German industrial orders unexpectedly dropped 2.7 percent in January compared with the previous month due to an unusually low number of big-ticket orders and a sharp drop in demand from abroad, official data showed Wednesday.
Economists had predicted a small rise in orders following a 1.6 percent increase in December _ a figure that was revised downward Wednesday from the initial reading of 1.7 percent.
However, the Economy Ministry said that the number of big orders for things such as ships and trains was well below the average for January.
It recorded 5.5 percent decreases both in orders from abroad and in total orders for investment goods such as factory machinery. Consumer goods orders were down 2.9 percent.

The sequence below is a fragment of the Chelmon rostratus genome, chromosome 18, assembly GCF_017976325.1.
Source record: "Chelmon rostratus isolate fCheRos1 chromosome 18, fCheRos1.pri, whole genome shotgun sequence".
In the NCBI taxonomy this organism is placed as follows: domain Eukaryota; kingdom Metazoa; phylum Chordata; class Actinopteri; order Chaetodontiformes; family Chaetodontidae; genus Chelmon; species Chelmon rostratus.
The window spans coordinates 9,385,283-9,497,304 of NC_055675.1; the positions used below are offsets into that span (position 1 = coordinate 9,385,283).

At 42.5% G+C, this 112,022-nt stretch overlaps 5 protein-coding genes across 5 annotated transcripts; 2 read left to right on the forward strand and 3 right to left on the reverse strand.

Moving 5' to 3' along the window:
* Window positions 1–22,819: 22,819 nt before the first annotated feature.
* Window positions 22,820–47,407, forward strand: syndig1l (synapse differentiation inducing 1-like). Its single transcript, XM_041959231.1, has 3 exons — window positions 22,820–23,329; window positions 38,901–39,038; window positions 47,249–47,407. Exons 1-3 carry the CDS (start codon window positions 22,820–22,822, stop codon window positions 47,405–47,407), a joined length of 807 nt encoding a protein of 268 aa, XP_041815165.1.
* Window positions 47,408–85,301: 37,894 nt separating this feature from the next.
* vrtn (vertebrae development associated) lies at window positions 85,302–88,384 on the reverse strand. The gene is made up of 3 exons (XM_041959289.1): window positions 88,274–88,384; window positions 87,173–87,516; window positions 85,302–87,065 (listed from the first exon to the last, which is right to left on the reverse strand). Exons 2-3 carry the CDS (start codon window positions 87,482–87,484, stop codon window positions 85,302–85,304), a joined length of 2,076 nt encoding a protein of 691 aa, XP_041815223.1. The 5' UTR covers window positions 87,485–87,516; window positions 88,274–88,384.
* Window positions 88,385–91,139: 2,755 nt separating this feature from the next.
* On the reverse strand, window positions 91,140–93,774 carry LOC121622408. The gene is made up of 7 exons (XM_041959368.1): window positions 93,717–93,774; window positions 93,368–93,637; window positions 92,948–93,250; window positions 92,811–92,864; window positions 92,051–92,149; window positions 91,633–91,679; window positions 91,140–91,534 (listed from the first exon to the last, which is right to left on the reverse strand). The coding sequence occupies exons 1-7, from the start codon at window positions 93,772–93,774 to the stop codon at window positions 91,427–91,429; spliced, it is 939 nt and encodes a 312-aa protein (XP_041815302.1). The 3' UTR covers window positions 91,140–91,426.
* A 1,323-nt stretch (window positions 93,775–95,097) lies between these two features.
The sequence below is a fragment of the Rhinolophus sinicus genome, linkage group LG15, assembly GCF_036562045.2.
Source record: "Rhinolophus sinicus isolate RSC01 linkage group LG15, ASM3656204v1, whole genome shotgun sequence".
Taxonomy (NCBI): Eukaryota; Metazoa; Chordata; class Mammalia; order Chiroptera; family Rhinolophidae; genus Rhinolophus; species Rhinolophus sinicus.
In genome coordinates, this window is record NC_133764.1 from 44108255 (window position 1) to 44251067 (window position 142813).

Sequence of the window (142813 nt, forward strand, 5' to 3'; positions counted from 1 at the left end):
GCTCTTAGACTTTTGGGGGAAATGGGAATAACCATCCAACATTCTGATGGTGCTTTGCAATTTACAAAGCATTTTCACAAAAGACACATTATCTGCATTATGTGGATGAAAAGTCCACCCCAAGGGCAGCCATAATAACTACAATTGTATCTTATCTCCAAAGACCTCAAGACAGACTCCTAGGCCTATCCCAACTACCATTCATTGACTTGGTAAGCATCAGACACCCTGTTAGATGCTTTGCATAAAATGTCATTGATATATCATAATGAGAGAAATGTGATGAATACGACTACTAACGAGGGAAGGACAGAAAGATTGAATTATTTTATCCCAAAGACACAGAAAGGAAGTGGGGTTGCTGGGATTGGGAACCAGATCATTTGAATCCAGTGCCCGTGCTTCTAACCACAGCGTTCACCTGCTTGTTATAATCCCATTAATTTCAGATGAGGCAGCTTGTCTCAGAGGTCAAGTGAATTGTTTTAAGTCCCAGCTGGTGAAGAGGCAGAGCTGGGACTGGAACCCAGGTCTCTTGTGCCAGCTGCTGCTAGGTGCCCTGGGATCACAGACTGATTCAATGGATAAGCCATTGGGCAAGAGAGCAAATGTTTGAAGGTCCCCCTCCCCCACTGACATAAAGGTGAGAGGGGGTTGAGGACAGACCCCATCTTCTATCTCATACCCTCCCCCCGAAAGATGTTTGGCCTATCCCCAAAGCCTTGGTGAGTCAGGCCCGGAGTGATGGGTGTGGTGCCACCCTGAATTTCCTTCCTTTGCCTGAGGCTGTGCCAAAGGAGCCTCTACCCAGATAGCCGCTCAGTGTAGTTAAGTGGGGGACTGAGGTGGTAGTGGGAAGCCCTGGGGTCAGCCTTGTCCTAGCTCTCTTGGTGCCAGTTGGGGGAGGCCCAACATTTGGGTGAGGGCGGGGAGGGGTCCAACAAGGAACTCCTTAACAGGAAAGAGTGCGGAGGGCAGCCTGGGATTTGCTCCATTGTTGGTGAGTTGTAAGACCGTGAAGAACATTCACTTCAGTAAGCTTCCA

The decline in foreign demand was driven by an 8.6 percent drop in orders from outside the 17-nation eurozone. Orders from the eurozone were off only 0.4 percent following a big drop in December.
Overall orders from inside Germany, Europe's biggest economy, were up 0.9 percent on the month.
Alexander Koch, an economist at UniCredit in Munich, said the figures delivered a reminder that a recovery in industrial demand is looking bumpy.
However, "with the continuing improvement in emerging market demand, compensating for weakness in the eurozone, we keep our expectations of a gradual recovery" in the momentum of orders, Koch said.
He noted that business surveys show a more positive picture. A closely watched survey of German business confidence has shown four consecutive monthly rises as Germany continues to outperform debt-troubled partners in the eurozone.
Germany's industrial orders in January were down 2.1 percent compared with a year earlier following a 0.1 percent slip in December.